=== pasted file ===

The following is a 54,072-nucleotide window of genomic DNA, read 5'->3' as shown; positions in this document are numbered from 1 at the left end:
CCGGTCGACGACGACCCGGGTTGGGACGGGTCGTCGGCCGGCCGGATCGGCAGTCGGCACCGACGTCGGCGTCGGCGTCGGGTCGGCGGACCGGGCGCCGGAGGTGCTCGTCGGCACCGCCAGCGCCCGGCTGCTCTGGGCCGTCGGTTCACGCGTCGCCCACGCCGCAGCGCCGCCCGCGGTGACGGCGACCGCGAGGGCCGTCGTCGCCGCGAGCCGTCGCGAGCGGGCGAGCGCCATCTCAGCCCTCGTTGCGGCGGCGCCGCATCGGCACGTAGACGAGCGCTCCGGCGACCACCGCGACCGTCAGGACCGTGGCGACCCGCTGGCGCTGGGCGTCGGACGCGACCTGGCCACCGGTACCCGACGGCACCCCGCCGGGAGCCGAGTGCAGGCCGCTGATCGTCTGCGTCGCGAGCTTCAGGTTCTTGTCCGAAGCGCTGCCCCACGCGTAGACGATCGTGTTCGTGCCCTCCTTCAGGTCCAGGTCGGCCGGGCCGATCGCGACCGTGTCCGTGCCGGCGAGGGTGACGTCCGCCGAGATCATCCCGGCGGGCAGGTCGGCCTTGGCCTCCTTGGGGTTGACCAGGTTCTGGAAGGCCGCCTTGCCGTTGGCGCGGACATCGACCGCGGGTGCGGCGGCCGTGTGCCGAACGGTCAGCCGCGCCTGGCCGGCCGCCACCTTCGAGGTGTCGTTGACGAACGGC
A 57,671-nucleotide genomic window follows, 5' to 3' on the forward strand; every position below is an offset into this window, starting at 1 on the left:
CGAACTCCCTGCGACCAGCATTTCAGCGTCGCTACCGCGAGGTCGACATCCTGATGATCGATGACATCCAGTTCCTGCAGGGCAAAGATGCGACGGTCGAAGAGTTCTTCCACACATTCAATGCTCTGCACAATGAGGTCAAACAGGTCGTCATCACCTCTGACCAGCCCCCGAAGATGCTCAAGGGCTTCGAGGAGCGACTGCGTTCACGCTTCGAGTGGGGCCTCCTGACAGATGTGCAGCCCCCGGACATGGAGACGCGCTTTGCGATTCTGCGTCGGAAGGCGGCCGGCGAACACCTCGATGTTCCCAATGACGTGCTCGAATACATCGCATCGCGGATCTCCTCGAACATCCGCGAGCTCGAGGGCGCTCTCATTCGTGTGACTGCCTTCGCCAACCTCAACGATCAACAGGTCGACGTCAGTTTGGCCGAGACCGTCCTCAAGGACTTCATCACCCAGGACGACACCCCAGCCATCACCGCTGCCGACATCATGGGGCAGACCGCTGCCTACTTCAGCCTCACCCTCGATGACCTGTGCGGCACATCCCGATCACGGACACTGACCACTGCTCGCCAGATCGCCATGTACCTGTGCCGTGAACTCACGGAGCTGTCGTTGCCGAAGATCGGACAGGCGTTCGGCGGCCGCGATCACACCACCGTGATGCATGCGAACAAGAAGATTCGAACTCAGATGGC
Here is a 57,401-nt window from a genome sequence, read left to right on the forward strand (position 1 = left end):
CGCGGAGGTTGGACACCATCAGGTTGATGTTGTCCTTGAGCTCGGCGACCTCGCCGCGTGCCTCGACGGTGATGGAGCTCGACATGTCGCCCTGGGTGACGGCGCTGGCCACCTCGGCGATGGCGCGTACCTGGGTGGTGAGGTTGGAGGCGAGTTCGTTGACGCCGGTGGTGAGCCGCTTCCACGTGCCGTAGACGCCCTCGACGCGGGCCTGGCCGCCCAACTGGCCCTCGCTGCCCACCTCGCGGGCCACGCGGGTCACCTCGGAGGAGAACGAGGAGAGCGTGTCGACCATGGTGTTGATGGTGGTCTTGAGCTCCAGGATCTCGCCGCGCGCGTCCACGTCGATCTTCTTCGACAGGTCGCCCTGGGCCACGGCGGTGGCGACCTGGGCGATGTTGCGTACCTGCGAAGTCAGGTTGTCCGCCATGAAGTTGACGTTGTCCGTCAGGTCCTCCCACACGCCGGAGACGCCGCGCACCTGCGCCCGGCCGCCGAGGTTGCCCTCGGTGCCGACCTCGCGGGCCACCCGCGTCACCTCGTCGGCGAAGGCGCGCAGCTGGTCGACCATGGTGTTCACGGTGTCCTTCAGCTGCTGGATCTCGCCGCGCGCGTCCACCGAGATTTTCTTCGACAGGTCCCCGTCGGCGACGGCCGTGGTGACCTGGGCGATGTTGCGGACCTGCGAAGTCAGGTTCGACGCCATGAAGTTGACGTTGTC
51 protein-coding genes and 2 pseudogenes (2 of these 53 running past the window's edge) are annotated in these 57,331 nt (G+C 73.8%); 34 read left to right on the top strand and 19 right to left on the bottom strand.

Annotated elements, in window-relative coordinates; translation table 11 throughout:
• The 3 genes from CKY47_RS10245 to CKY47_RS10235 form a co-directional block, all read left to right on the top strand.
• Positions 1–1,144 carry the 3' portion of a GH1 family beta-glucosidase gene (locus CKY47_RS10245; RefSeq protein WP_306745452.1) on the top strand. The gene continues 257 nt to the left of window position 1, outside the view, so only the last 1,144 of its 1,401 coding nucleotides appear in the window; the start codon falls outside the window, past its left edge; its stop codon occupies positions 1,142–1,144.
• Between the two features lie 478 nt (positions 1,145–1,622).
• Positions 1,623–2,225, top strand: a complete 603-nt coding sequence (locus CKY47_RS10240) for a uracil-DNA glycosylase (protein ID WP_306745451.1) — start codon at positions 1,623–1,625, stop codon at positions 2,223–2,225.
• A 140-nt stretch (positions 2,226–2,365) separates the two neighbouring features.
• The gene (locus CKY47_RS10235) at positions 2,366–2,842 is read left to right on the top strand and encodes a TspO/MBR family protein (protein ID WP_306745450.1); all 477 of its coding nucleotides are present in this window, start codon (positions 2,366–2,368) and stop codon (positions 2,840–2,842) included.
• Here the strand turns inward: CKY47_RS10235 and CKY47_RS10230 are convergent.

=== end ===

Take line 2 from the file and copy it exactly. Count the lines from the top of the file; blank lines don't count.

CCGGTCGACGACGACCCGGGTTGGGACGGGTCGTCGGCCGGCCGGATCGGCAGTCGGCACCGACGTCGGCGTCGGCGTCGGGTCGGCGGACCGGGCGCCGGAGGTGCTCGTCGGCACCGCCAGCGCCCGGCTGCTCTGGGCCGTCGGTTCACGCGTCGCCCACGCCGCAGCGCCGCCCGCGGTGACGGCGACCGCGAGGGCCGTCGTCGCCGCGAGCCGTCGCGAGCGGGCGAGCGCCATCTCAGCCCTCGTTGCGGCGGCGCCGCATCGGCACGTAGACGAGCGCTCCGGCGACCACCGCGACCGTCAGGACCGTGGCGACCCGCTGGCGCTGGGCGTCGGACGCGACCTGGCCACCGGTACCCGACGGCACCCCGCCGGGAGCCGAGTGCAGGCCGCTGATCGTCTGCGTCGCGAGCTTCAGGTTCTTGTCCGAAGCGCTGCCCCACGCGTAGACGATCGTGTTCGTGCCCTCCTTCAGGTCCAGGTCGGCCGGGCCGATCGCGACCGTGTCCGTGCCGGCGAGGGTGACGTCCGCCGAGATCATCCCGGCGGGCAGGTCGGCCTTGGCCTCCTTGGGGTTGACCAGGTTCTGGAAGGCCGCCTTGCCGTTGGCGCGGACATCGACCGCGGGTGCGGCGGCCGTGTGCCGAACGGTCAGCCGCGCCTGGCCGGCCGCCACCTTCGAGGTGTCGTTGACGAACGGC